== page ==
This map allows you to interactively explore research output related to COVID-19, coronavirus and SARS-CoV-2 published since January 1, 2020. Each colored data point is a published document. Documents are connected when they use similar words and terminology in their abstracts.
The Cushing/Whitney Medical Library has developed a public collection of COVID-19 citations to aid the research and clinical practice missions of the Yale Schools of Medicine, Public Health, and Nursing and the Yale New Haven Hospital.
The collection, accessible through this public Zotero library (no account required), includes daily updates from PubMed, ClinicalTrials.gov, Disaster Lit, and preprints* from bioRxiv and medRxiv. The citations have roughly been sorted into different topics: epidemiology, immunology, modeling, sequencing, and treatment. There are also folders for different regions and the ability to view the collection by citation source.
Most records include abstracts and all include links for users to pursue full-text access. To access the URL, click on a citation and scroll down to the URL field.
LitCovid is a curated literature hub for tracking up-to-date scientific information about the 2019 novel Coronavirus. It is the most comprehensive resource on the subject, providing a central access to 1328 (and growing) relevant articles in PubMed. The articles are updated daily and are further categorized by different research topics and geographic locations for improved access.
This curated list will be updated as frequently as possible and has been created from crowd-sourced suggestions from MLA members and other health information professionals on the front lines of providing information during the COVID-19 pandemic.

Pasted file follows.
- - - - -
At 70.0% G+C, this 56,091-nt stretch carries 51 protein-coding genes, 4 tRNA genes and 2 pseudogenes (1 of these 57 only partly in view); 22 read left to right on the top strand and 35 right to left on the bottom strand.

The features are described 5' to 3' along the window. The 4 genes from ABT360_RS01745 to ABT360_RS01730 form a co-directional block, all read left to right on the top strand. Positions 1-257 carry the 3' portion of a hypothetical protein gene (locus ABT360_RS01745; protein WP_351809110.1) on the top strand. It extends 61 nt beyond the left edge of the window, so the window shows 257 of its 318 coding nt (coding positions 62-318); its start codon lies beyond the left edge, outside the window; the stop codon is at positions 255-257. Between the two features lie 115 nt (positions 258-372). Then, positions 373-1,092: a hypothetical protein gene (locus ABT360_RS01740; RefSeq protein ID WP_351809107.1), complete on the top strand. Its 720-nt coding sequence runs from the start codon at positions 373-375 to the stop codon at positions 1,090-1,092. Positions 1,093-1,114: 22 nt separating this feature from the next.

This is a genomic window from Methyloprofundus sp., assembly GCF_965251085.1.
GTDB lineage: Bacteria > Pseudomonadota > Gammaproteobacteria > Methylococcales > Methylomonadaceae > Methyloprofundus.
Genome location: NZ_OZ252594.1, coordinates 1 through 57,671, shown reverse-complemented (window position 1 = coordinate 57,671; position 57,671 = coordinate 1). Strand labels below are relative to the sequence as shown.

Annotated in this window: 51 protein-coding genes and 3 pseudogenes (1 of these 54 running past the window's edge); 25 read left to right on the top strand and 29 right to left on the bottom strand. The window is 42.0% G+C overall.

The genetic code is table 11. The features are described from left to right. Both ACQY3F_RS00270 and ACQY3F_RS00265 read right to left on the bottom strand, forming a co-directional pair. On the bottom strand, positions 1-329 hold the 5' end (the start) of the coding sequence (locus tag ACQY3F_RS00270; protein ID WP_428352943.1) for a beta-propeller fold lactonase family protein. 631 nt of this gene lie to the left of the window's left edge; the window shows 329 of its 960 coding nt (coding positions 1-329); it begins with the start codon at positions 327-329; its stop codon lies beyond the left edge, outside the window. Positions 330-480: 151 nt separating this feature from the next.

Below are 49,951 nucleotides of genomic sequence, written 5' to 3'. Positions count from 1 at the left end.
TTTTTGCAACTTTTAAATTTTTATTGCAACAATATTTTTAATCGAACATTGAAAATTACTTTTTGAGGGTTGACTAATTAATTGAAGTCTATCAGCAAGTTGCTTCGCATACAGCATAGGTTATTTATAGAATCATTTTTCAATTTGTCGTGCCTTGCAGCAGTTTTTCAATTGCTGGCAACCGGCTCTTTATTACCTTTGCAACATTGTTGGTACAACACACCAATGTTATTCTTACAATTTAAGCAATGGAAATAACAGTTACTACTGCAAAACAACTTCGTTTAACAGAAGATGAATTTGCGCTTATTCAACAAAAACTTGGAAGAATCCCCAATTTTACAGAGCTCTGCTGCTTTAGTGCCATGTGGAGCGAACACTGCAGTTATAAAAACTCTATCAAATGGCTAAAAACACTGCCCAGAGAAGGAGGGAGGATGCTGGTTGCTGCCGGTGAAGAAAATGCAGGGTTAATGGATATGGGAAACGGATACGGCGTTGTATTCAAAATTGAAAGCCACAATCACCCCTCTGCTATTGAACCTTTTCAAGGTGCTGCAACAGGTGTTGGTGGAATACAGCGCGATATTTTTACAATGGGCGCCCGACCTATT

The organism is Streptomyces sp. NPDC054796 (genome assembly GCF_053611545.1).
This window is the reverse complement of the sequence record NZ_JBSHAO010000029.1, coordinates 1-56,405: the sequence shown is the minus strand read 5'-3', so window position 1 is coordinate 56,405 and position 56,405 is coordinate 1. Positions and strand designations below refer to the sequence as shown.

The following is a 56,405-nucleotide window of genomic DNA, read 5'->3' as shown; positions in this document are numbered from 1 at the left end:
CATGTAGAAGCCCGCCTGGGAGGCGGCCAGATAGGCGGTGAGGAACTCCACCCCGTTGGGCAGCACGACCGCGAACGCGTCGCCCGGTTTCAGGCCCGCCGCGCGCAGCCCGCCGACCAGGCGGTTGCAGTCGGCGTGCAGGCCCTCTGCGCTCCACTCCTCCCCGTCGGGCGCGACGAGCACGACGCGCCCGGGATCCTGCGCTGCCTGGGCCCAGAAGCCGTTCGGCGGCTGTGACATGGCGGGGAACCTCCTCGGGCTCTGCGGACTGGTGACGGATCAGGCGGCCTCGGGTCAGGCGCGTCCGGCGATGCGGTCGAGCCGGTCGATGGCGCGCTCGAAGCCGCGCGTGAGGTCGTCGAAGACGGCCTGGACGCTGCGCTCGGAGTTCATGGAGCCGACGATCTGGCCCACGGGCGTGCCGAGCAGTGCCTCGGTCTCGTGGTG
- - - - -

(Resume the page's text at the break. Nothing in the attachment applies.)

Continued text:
On March 13, 2020, the National Science and Technology Advisors from a dozen countries, including the United States, called on publishers to voluntarily agree to make their COVID-19 and coronavirus-related publications, and the available data supporting them, immediately accessible in PubMed Central (PMC) and other appropriate public repositories to support the ongoing public health emergency response efforts.
As the novel coronavirus (COVID-19) continues to warrant attention, AHIMA is here to help. We’ll continue to update this page with resources that will help health information professionals and their colleagues navigate this epidemic.
This Special Collection has been created in response to the COVID-19 pandemic, and is regularly updated. It aims to ensure immediate access to systematic reviews most directly relevant to the management of people hospitalized with severe acute respiratory infections.
It is important to note that the reviews included in this Collection summarise evidence; their inclusion does not mean that they are an effective treatment. A number of reviews presented here highlight the paucity of high-quality evidence to inform medical decision-making in the context of the severe acute respiratory infection (SARI) crisis.
This Information Portal has been created to support the immediate need for trusted information. It is comprised of news feeds and resources from trusted bodies of authority and the index is in its infancy. Your contributions are needed. This portal will continue to evolve over the days and weeks to come, along with our emerging needs as a professional community. The goal: to provide relevant and reliable information when, where, and how people need it.